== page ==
By Pete Williams
Ask most people to list their biggest fears and they’ll mention public speaking or appearing nude in front of others. Tim Chizmar, a 34-year-old nudist and professional stand-up comedian, has combined the two by creating the first nude comedy show. Not only are he and his fellow comedians nude when they appear at venues ranging from AANR resorts to mainstream comedy clubs, but so too is the audience.
Stand-up comedy, of course, is perhaps the most challenging form of public speaking as comedians must make people laugh, deal with the occasional heckler, and risk the audience not responding to the humor. But the Los Angeles-based Chizmar (rhymes with “quiz bar”), has had no problem getting fellow comedians to join him for his nudist comedy shows, and it appears the trend is spreading across the country. “A lot of comedians are terrified but want to see if they can do it and check it off the bucket list,” he says.
Chizmar’s nudist comedy isn’t just part of the growing trend in the entertainment world to use nudity to draw an audience (Naked and Afraid, anyone?). His website is nudistcomedy.com and he was a card-carrying AANR club member long before he launched the nudist comedy show in 2007. The Pennsylvania native was a student at Edinboro College when he first came across students posing nude for an art class he took. “I really admired that they were able to do something a lot of people try to avoid,” Chizmar said. “Immediately I knew this had to be on my bucket list.”
So he became a nude model for art classes, developed an appreciation for nudist artwork and photography, and visited White Thorn Lodge, the closest AANR club to his western Pennsylvania school. Chizmar stayed busy in college, majoring in speech communications and building an entertainment and broadcasting resume. He ran a local TV station, served as the general manager of a radio station and dabbled in comedy with an improv troupe. He even ran a local pro wrestling circuit, channeling his inner Vince McMahon.
After graduation he moved to Los Angeles with two friends, sold a screenplay that was never made into a movie, became a member at Glen Eden Resort, frequented Black’s Beach near San Diego, and began building a stand-up comedy career. His friends grew disenchanted with Tinseltown but Chizmar remained, tackling the challenge of stand-up by focusing on real-life observational comedy.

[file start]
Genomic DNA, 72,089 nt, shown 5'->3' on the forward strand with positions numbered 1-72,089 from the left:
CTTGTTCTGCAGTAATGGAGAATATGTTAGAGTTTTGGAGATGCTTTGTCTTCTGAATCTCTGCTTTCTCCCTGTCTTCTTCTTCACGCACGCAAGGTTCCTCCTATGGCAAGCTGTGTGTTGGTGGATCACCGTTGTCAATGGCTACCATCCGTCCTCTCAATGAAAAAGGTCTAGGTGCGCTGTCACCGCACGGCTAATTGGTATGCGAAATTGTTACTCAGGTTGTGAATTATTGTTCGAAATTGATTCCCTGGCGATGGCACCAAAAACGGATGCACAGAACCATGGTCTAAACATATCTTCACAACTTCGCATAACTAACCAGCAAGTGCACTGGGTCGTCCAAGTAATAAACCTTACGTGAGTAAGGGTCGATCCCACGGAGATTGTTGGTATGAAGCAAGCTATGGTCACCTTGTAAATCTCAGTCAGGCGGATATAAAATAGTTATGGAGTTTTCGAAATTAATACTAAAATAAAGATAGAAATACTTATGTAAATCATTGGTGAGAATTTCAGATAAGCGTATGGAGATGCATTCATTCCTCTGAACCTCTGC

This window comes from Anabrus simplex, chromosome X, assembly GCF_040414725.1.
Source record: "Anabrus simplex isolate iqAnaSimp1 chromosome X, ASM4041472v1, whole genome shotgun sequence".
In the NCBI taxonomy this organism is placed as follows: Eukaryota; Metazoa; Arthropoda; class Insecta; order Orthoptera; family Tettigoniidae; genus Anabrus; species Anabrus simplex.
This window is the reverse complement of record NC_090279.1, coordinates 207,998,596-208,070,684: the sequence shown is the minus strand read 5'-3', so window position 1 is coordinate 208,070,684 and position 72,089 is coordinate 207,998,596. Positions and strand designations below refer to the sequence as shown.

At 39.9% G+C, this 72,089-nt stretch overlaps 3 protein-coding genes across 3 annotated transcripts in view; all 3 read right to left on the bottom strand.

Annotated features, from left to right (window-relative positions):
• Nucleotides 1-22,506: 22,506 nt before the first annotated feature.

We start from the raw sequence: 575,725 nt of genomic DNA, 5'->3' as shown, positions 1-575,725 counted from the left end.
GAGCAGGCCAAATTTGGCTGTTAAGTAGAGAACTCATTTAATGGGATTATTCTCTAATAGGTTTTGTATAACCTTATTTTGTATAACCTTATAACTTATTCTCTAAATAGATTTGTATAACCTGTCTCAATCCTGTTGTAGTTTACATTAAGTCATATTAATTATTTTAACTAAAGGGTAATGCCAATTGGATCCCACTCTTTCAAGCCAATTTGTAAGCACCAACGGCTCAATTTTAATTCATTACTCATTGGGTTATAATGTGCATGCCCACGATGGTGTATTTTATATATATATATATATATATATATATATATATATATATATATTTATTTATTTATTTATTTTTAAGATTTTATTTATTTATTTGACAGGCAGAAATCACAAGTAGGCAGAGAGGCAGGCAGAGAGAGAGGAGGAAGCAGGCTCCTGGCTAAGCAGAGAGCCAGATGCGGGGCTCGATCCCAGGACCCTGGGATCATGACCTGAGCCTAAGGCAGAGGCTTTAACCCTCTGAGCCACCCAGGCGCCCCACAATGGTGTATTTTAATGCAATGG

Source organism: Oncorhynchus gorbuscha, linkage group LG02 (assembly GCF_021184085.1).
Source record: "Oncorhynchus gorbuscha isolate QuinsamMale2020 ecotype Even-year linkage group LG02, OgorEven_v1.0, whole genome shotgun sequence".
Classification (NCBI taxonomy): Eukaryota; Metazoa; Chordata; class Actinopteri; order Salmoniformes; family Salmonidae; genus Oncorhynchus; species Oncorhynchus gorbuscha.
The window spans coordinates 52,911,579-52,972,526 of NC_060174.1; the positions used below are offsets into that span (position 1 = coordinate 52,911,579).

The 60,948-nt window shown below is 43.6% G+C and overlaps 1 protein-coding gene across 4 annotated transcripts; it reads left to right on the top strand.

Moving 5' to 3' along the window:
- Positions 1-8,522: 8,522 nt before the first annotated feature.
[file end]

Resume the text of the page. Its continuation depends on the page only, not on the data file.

“I wanted to do something that didn’t rely on others, just me and a microphone,” he said. “If I was a bad, it was all on me, but if I was good then I was responsible for it.” Chizmar built a following, becoming a favorite at IMPROVs, the Jon Lovitz Comedy Club, and other venues. He appeared in various commercials, indie films and a TV show starring Jeff Foxworthy, opening for such headliners as Ron White, Dane Cook, Daniel Tosh, Carlos Mencia and Wayne Brady.
Chizmar always kept the idea of a nudist comedy show on the back-burner, though friends and colleagues urged him to leave it there, saying it would ruin his career. “My career has already ruined my career,” Chizmar would say only half-jokingly, referencing his journeyman resumé.
“I’ve had so many movies that were never released, television pilots shot that never aired. When I do nudist comedy, I feel good because I’m being authentic. I’m a nudist and that’s OK.” He performed his first nudist show in 2007 at Glen Eden and began doing one or two a year as a guilty pleasure before it blossomed into about six weekends a year. Chizmar jokes that he has “c-cup man boobs” and says he once had his body-mass index analyzed at a health fair.
“I wasn’t just overweight,” he said. “They told me I was obese and that I had to lose 60 pounds before I was only overweight. The thing is, I feel so comfortable performing nude and other comedians feel the same way.”